Waterways Ireland Digital Archive - Clarecastle, Co. Clare
Waterways Ireland is one of the all-island North-South Bodies established under the Good Friday Agreement in 1999 and is the navigational authority for the canal system in Ireland.
On its inception Waterways Ireland inherited an archive collection of engineering drawings from the Office of Public Works in Dublin and a physical archive was duly established in the new headquarters in Enniskillen, Co. Fermanagh.
Waterways Ireland has digitised its archive collections, making 200 years of waterways engineering history available to the public through their new digital archive, launched in the summer of 2021.
The archive is home to over 15,000 engineering drawings, maps, charts and photographs, with most of the engineering drawings dating from the middle of the nineteenth century.
A search of the online catalogue for ‘Clare’ brings up many drawings to do with the County. But this can be refined to items pertinent to Clarecastle, bearing in mind the old name for the village of Clare. Wonderful drawings can be found dealing with the various quays and wharfs on the river Fergus at Clarecastle from the 1830s, the proposed Wyndham Canal between Clarecastle and Ennis and the reclamation of sloblands at Islandavanna. A fine drawing too of the Clare Bridge which was surveyed in 1838 can be found in the collection. We are grateful to Waterways Ireland for permission to upload items from the archive to our website.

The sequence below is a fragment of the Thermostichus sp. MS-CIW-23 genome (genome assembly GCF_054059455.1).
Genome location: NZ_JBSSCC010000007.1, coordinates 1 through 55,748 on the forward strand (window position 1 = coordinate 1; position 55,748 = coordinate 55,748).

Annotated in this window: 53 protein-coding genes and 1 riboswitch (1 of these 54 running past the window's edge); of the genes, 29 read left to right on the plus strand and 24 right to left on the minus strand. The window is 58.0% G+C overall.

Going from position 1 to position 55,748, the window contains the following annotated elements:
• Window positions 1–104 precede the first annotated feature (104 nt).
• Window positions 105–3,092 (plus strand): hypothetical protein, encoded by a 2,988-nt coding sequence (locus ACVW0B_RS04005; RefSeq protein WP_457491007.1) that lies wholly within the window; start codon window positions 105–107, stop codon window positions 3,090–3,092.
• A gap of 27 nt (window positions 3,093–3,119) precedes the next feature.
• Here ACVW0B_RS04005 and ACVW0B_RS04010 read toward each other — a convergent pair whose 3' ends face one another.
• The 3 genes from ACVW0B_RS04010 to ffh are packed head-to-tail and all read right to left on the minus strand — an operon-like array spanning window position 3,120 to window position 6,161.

The oldest drawing in the Collection is an 1837 survey of the River Fergus at Clarecastle by William Frazer and William T. Mulvany C.E. It show some interesting details such as the Hill of Clare, old brickfields, the road to O’Donohue’s Quay in Knocknamana, the Store at the entrance to the Quay owned by the mining company in Kilbreckin, the quay that was there prior to the 1843 Quay, a proposed wharf down river, land owners such as Patt Lyons and Patt O’Donohue (lands still owned by these families), John Cooney, John McGrath, Lillis. There is an intriguing sketch added in pencil of a bridge spanning the river south of the present New Quay.
The proposed canal, to be called the Wyndham Canal, would have changed the landscape in Devine’s Field with canal locks and a swing bridge. A section of the canal from the river would have brought docks into an area in Ennis where the Convent of Mercy stands today, behind the Old Ground Hotel. A new road bypassing Clarecastle was included in the plans.
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